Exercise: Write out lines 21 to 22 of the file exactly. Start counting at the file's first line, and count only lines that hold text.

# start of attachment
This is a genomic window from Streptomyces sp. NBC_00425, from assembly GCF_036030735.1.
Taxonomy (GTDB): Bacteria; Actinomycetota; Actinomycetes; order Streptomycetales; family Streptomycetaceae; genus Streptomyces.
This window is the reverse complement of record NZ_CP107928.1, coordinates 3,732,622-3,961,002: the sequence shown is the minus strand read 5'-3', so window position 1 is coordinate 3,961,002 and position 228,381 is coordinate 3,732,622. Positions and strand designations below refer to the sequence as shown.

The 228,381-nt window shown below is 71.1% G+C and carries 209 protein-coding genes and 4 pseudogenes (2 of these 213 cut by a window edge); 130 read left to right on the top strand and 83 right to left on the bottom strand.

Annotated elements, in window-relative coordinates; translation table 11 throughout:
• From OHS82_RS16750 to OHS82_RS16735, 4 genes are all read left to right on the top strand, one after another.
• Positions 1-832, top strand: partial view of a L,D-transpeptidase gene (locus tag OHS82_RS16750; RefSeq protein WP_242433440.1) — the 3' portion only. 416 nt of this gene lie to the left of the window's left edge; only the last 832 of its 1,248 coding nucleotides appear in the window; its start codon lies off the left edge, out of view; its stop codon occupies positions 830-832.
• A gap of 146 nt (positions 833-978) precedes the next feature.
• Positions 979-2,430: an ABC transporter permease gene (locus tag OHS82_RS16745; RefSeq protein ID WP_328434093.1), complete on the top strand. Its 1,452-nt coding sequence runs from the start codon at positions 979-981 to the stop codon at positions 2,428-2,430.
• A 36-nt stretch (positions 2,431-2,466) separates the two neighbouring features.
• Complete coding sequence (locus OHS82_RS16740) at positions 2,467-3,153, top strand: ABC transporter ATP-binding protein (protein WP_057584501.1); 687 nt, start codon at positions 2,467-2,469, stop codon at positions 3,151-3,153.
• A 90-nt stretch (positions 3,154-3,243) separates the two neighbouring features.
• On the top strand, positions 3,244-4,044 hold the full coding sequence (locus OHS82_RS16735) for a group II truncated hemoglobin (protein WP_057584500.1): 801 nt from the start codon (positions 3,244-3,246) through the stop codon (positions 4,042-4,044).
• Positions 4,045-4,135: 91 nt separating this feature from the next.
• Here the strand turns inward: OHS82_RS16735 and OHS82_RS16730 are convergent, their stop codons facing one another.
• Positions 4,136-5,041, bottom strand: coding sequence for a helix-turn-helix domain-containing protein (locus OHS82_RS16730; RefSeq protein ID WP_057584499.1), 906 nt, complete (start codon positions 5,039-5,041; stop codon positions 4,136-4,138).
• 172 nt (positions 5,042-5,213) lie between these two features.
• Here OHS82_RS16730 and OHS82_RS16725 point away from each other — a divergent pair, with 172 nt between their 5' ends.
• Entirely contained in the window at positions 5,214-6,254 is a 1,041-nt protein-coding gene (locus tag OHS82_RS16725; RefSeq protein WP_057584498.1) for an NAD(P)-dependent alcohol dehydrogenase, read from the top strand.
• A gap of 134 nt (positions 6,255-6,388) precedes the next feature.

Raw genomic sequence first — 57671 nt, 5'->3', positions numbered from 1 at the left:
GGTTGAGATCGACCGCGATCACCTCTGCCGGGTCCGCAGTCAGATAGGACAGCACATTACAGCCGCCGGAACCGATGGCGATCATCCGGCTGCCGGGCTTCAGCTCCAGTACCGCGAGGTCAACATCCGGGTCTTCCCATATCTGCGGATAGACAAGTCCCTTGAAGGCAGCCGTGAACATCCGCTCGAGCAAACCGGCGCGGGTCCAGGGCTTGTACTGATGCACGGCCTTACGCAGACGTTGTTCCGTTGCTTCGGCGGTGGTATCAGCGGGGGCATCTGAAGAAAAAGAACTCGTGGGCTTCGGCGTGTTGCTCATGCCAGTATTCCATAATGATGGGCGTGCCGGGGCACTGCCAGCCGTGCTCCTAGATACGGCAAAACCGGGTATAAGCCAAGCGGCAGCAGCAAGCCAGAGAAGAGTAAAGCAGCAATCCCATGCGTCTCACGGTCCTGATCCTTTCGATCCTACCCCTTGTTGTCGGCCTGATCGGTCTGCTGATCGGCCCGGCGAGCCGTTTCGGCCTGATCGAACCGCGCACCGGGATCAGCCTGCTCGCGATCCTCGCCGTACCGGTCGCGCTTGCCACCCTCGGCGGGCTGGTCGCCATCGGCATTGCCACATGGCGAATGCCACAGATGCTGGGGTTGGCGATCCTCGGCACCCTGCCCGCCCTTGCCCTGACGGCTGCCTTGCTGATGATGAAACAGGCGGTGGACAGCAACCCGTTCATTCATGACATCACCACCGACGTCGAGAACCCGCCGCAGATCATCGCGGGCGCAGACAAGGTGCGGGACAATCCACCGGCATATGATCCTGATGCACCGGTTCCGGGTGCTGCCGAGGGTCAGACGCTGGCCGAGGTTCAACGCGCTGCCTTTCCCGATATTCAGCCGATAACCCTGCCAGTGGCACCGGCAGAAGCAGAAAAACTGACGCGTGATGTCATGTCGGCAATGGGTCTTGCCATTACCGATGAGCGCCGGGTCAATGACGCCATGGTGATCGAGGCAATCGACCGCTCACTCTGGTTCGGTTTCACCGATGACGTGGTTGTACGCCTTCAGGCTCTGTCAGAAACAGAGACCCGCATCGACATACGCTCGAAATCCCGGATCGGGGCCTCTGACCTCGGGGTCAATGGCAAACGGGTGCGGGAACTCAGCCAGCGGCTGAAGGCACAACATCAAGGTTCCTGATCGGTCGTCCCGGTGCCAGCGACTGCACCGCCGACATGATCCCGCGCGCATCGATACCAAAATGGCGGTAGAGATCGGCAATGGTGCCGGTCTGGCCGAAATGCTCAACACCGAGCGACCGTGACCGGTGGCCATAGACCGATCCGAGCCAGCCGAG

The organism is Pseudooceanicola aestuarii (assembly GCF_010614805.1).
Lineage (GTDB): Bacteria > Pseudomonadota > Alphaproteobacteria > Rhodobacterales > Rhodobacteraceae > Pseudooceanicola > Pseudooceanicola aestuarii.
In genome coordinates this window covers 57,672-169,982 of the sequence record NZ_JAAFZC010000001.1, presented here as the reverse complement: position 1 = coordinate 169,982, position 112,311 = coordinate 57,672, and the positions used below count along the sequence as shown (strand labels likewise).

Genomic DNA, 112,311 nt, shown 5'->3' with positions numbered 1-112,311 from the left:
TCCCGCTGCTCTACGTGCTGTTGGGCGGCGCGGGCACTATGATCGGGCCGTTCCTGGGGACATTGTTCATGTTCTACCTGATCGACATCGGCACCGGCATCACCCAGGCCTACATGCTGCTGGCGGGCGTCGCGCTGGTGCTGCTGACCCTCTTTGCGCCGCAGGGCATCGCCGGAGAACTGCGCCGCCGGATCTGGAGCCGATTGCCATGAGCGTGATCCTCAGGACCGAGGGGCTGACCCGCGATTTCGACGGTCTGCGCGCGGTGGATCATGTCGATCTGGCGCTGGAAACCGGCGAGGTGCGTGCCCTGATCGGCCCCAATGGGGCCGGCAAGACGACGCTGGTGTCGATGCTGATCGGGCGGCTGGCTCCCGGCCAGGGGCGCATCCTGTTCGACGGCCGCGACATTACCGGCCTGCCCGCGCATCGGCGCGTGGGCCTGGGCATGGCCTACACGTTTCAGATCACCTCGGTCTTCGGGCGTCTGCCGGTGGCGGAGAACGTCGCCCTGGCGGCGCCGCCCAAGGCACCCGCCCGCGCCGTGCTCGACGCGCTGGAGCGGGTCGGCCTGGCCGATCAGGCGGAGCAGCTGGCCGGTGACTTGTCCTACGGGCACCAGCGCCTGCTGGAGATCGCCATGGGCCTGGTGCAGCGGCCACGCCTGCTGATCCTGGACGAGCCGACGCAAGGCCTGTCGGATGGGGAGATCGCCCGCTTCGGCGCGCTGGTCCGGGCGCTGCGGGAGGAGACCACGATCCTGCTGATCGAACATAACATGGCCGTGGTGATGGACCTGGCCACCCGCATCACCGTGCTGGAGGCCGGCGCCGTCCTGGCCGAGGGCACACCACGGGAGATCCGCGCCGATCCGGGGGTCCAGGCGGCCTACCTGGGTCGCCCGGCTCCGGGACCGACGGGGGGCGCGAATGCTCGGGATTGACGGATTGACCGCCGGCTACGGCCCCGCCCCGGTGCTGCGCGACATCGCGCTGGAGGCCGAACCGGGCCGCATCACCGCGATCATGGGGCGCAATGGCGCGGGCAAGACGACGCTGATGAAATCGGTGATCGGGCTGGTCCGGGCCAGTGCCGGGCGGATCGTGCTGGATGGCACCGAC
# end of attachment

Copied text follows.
Raw genomic sequence first — 57671 nt, 5'->3', positions numbered from 1 at the left:
GGTTGAGATCGACCGCGATCACCTCTGCCGGGTCCGCAGTCAGATAGGACAGCACATTACAGCCGCCGGAACCGATGGCGATCATCCGGCTGCCGGGCTTCAGCTCCAGTACCGCGAGGTCAACATCCGGGTCTTCCCATATCTGCGGATAGACAAGTCCCTTGAAGGCAGCCGTGAACATCCGCTCGAGCAAACCGGCGCGGGTCCAGGGCTTGTACTGATGCACGGCCTTACGCAGACGTTGTTCCGTTGCTTCGGCGGTGGTATCAGCGGGGGCATCTGAAGAAAAAGAACTCGTGGGCTTCGGCGTGTTGCTCATGCCAGTATTCCATAATGATGGGCGTGCCGGGGCACTGCCAGCCGTGCTCCTAGATACGGCAAAACCGGGTATAAGCCAAGCGGCAGCAGCAAGCCAGAGAAGAGTAAAGCAGCAATCCCATGCGTCTCACGGTCCTGATCCTTTCGATCCTACCCCTTGTTGTCGGCCTGATCGGTCTGCTGATCGGCCCGGCGAGCCGTTTCGGCCTGATCGAACCGCGCACCGGGATCAGCCTGCTCGCGATCCTCGCCGTACCGGTCGCGCTTGCCACCCTCGGCGGGCTGGTCGCCATCGGCATTGCCACATGGCGAATGCCACAGATGCTGGGGTTGGCGATCCTCGGCACCCTGCCCGCCCTTGCCCTGACGGCTGCCTTGCTGATGATGAAACAGGCGGTGGACAGCAACCCGTTCATTCATGACATCACCACCGACGTCGAGAACCCGCCGCAGATCATCGCGGGCGCAGACAAGGTGCGGGACAATCCACCGGCATATGATCCTGATGCACCGGTTCCGGGTGCTGCCGAGGGTCAGACGCTGGCCGAGGTTCAACGCGCTGCCTTTCCCGATATTCAGCCGATAACCCTGCCAGTGGCACCGGCAGAAGCAGAAAAACTGACGCGTGATGTCATGTCGGCAATGGGTCTTGCCATTACCGATGAGCGCCGGGTCAATGACGCCATGGTGATCGAGGCAATCGACCGCTCACTCTGGTTCGGTTTCACCGATGACGTGGTTGTACGCCTTCAGGCTCTGTCAGAAACAGAGACCCGCATCGACATACGCTCGAAATCCCGGATCGGGGCCTCTGACCTCGGGGTCAATGGCAAACGGGTGCGGGAACTCAGCCAGCGGCTGAAGGCACAACATCAAGGTTCCTGATCGGTCGTCCCGGTGCCAGCGACTGCACCGCCGACATGATCCCGCGCGCATCGATACCAAAATGGCGGTAGAGATCGGCAATGGTGCCGGTCTGGCCGAAATGCTCAACACCGAGCGACCGTGACCGGTGGCCATAGACCGATCCGAGCCAGCCGAG